Matt Karst, Rainbow Treecare Scientific Advancements

As an arborist it can be hard to solve every problem we are faced with. We are slaves to nature and her timeline, and this does not always work in our favor. The majority of the time we are called in when it is either too late, or when things have escalated to an alarming level. This can make things tricky when we are expected to come in with all the answers and solutions. Just as in any battle, sometimes the best mode of action is to step back, regroup, and come back in with a more strategic approach.

With plant healthcare, some diseases and insects can be treated when called on site throughout the growing season, but with others there is only a brief window when we are able to treat. These circumstances can range from protecting new leaves from being infected by splashing spores, to targeting actively feeding insects during the time the products are fully distributed throughout the tree. Showing up on site after the damage is done can be disheartening for a client to hear, but they can rest assured that if they plan accordingly with you, their tree will be back to its former glory the following year. To help you with some of these time sensitive cases we have listed some of the more commonly encountered pests and diseases with delayed symptoms or treatment strategies.


This is an issue in shade trees where they are unable to properly manufacture chlorophyll. The symptoms can surface as either a pale green color to leaves, yellow leaf margins with dark green veins, or in severe cases, leaf burning. Symptoms may arise as the tree leafs out, or can become more apparent later in the growing season. At RTSA we recommend treating with a combination approach of Verdur, Cambistat, and some soil remediation. Although Verdur can be applied during the growing season, this can cause the leaves to drop and thus stress the tree out more. We recommend holding off on treating until the fall where you can apply the high rate for a longer effect. Teaming this with Cambistat applications and soil remediation can help address a much larger problem that may be going on with the landscape. Soil tests should be done to more accurately diagnose any problems that may be going on in the soil.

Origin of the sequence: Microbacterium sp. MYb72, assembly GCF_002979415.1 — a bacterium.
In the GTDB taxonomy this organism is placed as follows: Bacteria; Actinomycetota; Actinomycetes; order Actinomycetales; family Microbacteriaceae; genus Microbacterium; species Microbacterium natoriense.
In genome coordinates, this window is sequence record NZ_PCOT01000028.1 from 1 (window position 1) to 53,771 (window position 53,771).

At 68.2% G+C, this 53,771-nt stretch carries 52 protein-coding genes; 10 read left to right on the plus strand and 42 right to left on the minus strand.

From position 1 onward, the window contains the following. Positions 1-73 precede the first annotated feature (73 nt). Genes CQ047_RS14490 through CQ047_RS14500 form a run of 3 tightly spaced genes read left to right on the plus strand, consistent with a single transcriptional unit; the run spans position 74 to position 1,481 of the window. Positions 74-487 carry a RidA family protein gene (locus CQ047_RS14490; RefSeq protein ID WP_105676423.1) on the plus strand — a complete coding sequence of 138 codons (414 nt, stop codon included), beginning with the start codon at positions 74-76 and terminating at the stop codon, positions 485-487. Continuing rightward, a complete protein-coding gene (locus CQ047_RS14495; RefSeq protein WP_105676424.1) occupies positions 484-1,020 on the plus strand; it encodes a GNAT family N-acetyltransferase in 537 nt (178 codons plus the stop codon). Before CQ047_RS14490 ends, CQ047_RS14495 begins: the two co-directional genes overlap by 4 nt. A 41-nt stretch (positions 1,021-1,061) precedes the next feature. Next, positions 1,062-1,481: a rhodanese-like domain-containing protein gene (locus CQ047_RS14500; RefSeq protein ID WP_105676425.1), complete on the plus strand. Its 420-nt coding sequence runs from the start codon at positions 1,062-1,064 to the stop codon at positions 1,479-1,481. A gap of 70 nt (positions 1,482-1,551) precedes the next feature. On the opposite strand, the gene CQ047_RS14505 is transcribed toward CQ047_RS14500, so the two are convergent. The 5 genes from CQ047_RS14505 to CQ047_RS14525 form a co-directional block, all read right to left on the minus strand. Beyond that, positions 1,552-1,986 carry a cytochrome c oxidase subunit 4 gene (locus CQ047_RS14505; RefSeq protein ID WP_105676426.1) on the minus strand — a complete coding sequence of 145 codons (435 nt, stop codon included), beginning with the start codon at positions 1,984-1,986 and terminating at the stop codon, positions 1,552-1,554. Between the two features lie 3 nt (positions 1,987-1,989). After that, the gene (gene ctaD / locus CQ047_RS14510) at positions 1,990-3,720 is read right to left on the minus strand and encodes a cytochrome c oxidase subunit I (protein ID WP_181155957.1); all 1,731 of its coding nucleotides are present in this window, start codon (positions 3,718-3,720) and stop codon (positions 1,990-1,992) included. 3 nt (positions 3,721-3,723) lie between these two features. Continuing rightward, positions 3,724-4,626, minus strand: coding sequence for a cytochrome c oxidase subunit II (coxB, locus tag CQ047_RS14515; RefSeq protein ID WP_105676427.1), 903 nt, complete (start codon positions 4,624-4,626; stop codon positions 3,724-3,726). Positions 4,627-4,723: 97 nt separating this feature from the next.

Chlorosis Signs
Robert L. Anderson, USDA Forest Service,

Bacterial Leaf Scorch

Trees with this disease can show symptoms beginning around June or July, but usually peaking around August and September. Leaves will develop normally in the spring and as the season progresses, necrosis will move in from the margins towards the petiole. A yellow or reddish band will separate the live and dead tissue. Symptoms can occur in branches or the whole canopy varying in severity from year to year. By the time symptoms arise the treatment window has already passed. For the best results, trees should be treated with Bacastat in the spring after full leaf expansion and prior to July 1st.

Bacterial Leaf Scorch

Apple Scab

This foliar fungus can cause a lot of concern on a client’s property when their crabapple tree becomes almost completely bare by late summer. Apple scab will first show up in late spring as irregular brown/olive colored spots progressing up the canopy and causing the leaves to yellow. Infected leaves will then drop prematurely from late spring through late summer. Applications with Myclotect are best done as the leaves are emerging to protect them from infecting spores being splashed up during rain events. These applications will be repeated throughout the spring infection period every 14-21 days.